The Wall Street Journal writes that Strange, “the current Senator who was appointed by Alabama’s former Governor to replace Attorney General Jeff Sessions, is every bit as conservative as Mr. Moore” without the controversy that surrounds Moore (indeed, Strange is more conservative on crime). Had he won the Republican primary, Strange would “be running away with the special election, while Mr. Moore was barely ahead of Democratic nominee Doug Jones even before” recent bad press coverage.
Liberal newspapers like the Washington Post, which are now digging up details about Moore’s checkered youth decades ago, waited until the general election to do so, when liberal Democrat Doug Jones would benefit as a result. Had they dug up these details in the Republican primary, Luther Strange would have won the primary instead and would be cruising to victory now in the general election.
In statewide races in Alabama, Republicans usually win general elections by a comfortable margin. For example, Strange was elected to be Alabama’s attorney general in 2014 by a margin of nearly 20 percentage points. In 2017, he was appointed to the U.S. Senate seat vacated by Senator Jeff Sessions when Sessions became the U.S. Attorney General.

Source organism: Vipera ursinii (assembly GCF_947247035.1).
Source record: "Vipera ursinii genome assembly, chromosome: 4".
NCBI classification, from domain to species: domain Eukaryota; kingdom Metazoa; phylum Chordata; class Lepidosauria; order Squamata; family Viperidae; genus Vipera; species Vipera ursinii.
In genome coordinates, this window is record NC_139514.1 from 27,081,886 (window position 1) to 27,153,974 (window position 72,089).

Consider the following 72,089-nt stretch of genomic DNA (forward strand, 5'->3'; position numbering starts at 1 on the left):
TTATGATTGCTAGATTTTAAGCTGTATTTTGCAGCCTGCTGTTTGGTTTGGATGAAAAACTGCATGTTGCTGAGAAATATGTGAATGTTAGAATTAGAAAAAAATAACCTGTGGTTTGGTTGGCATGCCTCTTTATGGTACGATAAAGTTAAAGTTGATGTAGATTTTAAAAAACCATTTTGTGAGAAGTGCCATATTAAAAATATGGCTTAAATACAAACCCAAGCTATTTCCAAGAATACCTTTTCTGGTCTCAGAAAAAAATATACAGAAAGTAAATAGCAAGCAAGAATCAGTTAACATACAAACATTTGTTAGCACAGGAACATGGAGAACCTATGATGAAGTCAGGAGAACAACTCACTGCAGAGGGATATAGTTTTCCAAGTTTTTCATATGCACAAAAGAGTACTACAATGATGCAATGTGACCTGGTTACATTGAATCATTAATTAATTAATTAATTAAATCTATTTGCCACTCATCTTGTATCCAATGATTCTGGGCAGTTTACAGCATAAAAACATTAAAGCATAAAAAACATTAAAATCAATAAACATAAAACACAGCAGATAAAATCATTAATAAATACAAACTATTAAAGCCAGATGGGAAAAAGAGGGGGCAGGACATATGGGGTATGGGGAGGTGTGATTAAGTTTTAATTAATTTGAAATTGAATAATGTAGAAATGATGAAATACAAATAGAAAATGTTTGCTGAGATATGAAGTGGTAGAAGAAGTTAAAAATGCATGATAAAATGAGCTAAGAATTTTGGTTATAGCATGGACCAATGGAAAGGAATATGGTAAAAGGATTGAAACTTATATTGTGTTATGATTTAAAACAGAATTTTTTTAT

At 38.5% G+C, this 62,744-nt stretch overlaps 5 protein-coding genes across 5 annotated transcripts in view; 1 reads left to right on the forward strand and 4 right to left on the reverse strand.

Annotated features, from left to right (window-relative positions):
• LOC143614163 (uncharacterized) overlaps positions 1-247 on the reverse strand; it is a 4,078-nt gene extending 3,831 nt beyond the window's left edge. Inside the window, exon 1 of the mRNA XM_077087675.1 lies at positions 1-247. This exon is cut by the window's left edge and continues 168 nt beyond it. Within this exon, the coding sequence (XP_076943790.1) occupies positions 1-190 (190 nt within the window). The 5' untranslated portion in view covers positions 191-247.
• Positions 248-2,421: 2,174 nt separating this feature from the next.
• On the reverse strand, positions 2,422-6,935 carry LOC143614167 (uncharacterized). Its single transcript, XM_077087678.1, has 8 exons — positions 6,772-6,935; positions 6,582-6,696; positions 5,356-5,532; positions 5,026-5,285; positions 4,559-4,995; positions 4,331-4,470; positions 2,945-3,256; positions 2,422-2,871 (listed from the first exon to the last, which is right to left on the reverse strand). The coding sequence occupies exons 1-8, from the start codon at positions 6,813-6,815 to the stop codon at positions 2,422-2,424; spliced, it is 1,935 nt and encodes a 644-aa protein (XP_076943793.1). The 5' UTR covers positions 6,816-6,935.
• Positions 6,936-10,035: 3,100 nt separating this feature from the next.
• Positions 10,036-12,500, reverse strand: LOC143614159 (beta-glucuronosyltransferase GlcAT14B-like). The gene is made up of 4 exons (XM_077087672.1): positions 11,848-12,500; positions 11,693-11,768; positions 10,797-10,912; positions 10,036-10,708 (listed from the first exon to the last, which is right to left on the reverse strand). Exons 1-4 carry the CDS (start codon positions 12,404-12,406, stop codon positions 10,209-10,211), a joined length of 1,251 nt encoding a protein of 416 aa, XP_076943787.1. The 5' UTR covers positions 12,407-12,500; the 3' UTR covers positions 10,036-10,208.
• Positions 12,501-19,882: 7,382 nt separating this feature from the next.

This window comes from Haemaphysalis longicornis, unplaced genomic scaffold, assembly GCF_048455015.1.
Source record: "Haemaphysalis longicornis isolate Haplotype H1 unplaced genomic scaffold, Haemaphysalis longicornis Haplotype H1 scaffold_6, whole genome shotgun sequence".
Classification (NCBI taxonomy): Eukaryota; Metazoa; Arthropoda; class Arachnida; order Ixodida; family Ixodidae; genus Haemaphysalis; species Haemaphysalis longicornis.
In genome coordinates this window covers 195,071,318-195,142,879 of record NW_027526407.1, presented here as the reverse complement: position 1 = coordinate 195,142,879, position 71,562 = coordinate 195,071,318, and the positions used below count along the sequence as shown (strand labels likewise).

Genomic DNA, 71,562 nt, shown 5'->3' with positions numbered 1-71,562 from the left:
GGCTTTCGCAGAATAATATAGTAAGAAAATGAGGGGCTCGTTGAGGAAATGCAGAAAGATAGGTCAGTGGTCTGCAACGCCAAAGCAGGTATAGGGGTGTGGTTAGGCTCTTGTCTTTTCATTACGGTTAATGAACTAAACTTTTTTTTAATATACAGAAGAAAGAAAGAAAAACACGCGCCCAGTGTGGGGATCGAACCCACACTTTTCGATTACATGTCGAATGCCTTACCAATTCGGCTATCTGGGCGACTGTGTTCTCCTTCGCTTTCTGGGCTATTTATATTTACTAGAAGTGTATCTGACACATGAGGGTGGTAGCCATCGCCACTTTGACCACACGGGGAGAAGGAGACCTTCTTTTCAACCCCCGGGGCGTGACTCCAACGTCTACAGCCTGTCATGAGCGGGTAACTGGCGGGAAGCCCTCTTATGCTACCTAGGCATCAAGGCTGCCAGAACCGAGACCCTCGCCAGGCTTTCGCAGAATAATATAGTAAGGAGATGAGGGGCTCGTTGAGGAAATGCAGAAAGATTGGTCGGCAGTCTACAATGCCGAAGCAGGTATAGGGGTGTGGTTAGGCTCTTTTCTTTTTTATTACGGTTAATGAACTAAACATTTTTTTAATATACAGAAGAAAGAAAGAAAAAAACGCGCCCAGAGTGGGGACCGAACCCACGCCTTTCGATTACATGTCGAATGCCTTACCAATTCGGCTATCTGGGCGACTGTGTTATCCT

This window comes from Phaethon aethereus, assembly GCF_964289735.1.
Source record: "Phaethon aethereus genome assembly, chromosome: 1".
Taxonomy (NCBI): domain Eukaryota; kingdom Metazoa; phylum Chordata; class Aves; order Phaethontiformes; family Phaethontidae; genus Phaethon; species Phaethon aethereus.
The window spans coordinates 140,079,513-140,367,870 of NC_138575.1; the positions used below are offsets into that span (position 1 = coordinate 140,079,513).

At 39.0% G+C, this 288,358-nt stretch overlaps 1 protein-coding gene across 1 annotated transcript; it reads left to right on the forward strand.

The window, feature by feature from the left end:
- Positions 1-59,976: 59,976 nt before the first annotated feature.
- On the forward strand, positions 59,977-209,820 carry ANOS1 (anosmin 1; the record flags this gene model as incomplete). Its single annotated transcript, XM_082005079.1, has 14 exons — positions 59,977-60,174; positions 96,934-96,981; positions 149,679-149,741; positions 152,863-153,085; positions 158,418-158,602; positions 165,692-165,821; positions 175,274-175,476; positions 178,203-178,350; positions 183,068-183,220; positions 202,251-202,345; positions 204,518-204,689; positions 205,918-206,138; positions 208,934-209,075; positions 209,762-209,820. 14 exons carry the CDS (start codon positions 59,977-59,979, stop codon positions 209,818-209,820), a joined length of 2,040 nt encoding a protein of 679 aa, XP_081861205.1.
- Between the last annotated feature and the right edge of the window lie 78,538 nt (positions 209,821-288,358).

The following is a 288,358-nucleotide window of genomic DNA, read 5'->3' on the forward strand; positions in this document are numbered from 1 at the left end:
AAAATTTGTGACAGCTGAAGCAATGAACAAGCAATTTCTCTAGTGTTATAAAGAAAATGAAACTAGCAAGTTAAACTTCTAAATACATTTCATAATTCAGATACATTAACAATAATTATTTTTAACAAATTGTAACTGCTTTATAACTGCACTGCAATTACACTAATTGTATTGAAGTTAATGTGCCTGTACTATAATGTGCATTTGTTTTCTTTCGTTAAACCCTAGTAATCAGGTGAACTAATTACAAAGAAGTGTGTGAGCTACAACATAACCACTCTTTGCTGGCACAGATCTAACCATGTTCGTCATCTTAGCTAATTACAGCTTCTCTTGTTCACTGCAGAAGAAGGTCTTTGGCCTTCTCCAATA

Moore is not as popular as Strange with Alabama’s general election voters. Even before the recent bad press Moore has been getting, he had run only neck-and-neck with Jones in several recent polls. By contrast, general election matchups between Strange and Jones had given Strange a hefty lead over Jones.
The December election in Alabama is likely to be very close, and Republicans could very well lose, even though Doug Jones’s extreme liberal positions (such as support for partial-birth abortion) are out of step with most Alabama voters, and even many Alabama Democrats.